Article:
Twisted Vine

Our Blog

Interview with Jeffrey Cruz of Duckhorn Vineyards

December 9th, 2017

By Brent Bracamontes

On Wednesday, December 13th, we have an event scheduled with Duckhorn Vineyards. We’ll be welcoming Jeffrey Cruz into our shop, who works as the Southern California Key Accounts Manager for the brand. In this post I provide some background information on the Duckhorn brand, as well as some perspectives from Jeff, who understands the pleasures and challenges of representing these wines in a gargantuan region like Southern California.

Duckhorn Vineyards was founded in 1976 by Dan and Margaret Duckhorn, who produced and marketed merlot at a time when cabernet sauvignon was peaking in popularity. Dan and Margaret were strongly influenced by wines from Bordeaux’s right bank, specifically, Château Pétrus. Right bank Bordeaux wines are considered by many to represent the pinnacle expressions of the merlot grape, and served as inspiration for Dan and Margaret to realize its potential success in California. In a market somewhat dominated by cabernet sauvignon, it is noteworthy to document their interests in exposing more consumers to the pleasures of merlot for domestic fine wine production. The Duckhorns seem to have made numerous astute decisions for their brand in its early days. As Jeffrey Cruz explained, they began by concentrating on a unique grape variety in comparison to their competition, sourcing their grapes from their estate vineyard (which is now Three Palms Vineyard), and offering it at the premier price point of $12. A merlot bottling at this price point was practically unheard of in those days, which surely piqued consumer curiosity. In all, these strategies all seemed to lay important foundation for Duckhorn’s eventual successes.

I asked Jeffrey a series of questions focused on his perceptions of the brand through the years. Previous entries to this blog have been based on interviews with vintners, but this struck me as a wonderful opportunity to acquire insights from business and marketing perspectives. Although we may occasionally succumb to tendencies to overly romanticize wine by focusing on “harmonious” winemaking and “ethereal” drinking experiences, the fact remains that wine is a business, and the ways we think about the wines we buy and drink must be informed by the status and current trends of the trade.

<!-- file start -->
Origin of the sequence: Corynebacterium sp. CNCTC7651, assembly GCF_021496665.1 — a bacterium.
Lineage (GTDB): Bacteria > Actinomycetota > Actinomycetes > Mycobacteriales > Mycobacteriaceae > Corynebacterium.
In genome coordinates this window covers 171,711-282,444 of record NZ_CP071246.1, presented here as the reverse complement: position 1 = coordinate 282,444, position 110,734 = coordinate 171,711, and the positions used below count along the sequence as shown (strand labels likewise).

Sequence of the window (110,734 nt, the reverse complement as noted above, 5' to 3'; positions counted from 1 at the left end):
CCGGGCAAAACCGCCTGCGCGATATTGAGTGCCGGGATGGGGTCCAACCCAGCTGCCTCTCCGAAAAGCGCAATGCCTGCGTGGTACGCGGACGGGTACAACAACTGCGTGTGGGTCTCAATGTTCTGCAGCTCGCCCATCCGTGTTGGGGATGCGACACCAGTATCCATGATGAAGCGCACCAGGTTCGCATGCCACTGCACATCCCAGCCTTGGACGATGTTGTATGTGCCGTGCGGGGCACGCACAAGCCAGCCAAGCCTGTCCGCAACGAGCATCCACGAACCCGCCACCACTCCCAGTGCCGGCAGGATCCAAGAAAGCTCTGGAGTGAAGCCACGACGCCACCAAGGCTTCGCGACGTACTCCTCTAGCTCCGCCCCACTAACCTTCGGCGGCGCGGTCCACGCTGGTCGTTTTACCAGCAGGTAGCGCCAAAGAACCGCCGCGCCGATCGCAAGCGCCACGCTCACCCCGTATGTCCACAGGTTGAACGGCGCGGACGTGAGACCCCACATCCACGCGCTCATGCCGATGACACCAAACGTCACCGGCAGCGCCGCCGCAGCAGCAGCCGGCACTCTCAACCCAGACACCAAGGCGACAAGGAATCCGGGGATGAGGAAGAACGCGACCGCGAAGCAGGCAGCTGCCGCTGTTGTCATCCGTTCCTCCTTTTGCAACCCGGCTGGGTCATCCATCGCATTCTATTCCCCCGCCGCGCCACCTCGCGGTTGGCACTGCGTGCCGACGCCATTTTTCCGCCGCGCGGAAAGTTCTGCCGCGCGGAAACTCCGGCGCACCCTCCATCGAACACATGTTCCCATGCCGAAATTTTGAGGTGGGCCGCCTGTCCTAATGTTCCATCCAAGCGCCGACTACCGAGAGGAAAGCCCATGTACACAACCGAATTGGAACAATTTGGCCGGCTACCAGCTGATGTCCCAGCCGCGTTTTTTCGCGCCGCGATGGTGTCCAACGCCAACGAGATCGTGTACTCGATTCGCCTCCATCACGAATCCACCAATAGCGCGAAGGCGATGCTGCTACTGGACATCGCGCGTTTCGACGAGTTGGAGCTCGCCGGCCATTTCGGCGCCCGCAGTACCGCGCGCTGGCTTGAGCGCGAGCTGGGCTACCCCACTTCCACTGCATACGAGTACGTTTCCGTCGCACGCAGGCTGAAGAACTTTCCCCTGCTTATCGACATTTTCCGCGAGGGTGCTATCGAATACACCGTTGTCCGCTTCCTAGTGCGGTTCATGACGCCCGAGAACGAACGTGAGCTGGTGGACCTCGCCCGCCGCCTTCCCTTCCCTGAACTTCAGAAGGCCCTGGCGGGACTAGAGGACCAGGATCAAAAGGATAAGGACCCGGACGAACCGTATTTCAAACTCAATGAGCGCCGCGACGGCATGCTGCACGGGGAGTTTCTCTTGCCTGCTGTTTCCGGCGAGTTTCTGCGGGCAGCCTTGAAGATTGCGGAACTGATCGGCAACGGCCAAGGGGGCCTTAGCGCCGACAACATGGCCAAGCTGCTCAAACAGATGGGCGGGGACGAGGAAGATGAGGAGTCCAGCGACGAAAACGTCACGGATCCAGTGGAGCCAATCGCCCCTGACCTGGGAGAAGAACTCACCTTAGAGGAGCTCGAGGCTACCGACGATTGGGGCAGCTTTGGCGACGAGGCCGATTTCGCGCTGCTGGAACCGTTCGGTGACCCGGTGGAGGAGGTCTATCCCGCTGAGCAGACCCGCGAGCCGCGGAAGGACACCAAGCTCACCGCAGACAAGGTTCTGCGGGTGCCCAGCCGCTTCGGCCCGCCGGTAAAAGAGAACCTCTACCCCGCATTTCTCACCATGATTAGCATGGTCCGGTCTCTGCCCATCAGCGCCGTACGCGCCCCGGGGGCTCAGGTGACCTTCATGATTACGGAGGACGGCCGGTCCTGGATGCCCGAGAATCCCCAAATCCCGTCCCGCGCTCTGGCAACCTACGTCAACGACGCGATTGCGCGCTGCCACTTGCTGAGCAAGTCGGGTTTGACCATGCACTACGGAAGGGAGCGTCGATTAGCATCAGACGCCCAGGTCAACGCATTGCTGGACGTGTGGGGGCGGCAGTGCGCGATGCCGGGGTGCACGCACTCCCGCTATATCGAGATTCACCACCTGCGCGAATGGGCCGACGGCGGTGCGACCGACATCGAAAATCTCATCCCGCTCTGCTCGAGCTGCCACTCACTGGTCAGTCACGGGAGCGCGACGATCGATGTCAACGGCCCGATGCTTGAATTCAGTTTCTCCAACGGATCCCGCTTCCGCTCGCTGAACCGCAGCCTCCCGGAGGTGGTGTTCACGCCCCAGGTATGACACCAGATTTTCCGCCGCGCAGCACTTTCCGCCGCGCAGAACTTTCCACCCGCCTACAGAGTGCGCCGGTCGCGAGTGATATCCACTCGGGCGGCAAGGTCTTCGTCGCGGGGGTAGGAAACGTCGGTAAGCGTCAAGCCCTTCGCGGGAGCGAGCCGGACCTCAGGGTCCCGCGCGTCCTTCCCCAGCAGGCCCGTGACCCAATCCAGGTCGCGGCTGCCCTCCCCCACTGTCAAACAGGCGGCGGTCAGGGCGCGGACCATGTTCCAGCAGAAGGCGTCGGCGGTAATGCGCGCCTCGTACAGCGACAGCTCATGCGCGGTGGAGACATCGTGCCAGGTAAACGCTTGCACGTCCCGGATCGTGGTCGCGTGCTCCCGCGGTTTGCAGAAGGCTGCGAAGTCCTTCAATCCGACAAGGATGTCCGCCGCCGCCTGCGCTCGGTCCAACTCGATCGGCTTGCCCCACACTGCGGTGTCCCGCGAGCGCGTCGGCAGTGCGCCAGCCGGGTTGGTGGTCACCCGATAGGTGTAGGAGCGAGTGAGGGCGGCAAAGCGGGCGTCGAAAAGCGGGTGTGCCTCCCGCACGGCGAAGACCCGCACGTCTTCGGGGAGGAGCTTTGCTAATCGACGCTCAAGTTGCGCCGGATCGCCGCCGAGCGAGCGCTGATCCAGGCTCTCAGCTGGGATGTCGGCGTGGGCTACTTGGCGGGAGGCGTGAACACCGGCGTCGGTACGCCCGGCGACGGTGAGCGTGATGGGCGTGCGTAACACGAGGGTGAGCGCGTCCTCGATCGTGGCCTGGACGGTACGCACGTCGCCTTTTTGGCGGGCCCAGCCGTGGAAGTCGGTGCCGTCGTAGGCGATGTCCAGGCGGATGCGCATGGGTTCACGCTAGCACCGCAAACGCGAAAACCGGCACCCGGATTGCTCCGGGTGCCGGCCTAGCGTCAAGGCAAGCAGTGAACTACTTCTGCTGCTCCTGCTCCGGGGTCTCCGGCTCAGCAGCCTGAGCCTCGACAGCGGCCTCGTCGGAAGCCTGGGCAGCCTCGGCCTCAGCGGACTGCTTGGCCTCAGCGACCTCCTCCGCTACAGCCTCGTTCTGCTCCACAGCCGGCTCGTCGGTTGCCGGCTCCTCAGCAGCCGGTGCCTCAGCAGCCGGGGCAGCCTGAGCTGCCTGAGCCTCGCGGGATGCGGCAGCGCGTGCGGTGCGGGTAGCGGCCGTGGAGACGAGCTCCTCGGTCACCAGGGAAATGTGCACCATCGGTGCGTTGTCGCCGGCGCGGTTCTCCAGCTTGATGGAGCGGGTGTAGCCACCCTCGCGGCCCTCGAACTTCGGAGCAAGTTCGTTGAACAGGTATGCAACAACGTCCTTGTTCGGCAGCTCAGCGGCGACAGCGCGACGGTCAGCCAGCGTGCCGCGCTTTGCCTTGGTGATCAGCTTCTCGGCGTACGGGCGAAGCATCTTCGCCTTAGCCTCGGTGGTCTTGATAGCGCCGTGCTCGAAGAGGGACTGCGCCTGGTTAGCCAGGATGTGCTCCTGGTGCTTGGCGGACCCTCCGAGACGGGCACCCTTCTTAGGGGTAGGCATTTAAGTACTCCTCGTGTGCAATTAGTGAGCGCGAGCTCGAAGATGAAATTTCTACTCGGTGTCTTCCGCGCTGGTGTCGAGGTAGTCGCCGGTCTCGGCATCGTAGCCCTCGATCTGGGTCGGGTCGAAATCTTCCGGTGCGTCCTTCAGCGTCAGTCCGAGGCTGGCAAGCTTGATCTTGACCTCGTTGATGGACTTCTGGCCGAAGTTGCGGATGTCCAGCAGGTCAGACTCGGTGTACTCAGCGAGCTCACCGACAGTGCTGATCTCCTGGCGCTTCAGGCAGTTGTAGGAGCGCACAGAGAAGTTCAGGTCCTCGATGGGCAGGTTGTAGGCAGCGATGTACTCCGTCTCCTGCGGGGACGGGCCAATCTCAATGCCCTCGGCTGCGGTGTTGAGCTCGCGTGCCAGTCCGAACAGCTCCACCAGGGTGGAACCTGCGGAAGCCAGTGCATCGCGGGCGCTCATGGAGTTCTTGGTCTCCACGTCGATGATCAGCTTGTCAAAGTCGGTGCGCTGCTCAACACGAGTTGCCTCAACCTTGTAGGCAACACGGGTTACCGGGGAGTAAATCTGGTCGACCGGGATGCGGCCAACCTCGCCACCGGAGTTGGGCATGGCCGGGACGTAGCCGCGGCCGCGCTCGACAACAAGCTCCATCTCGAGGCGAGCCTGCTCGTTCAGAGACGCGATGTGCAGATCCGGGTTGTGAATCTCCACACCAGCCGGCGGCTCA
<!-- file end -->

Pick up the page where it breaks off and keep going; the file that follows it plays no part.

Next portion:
My first question for Jeffrey dealt with his views on the evolution of the Duckhorn brand, specifically with respect to its presence in different types of establishments in our local market (e.g. wine bars, restaurants, retail shops). Jeffrey noted that while some of the wines from Duckhorn’s main label remain on allocation as a way of creating and sustaining quality partnerships with certain customers, the growing popularity of ancillary labels has made Duckhorn wines accessible for consumers with ranging taste preferences and wine budgets. Decoy, in particular, serves as a label that will provide all interested customers glimpses into Duckhorn’s styles of wine, but at the more enticing price point of approximately $20. Considering that Duckhorn still distributes its own wines (a rare circumstance for a brand of its size), the ability to provide a range of wines that may appeal to many different customers puts them at a tactical advantage over others who are not able to do so effectively.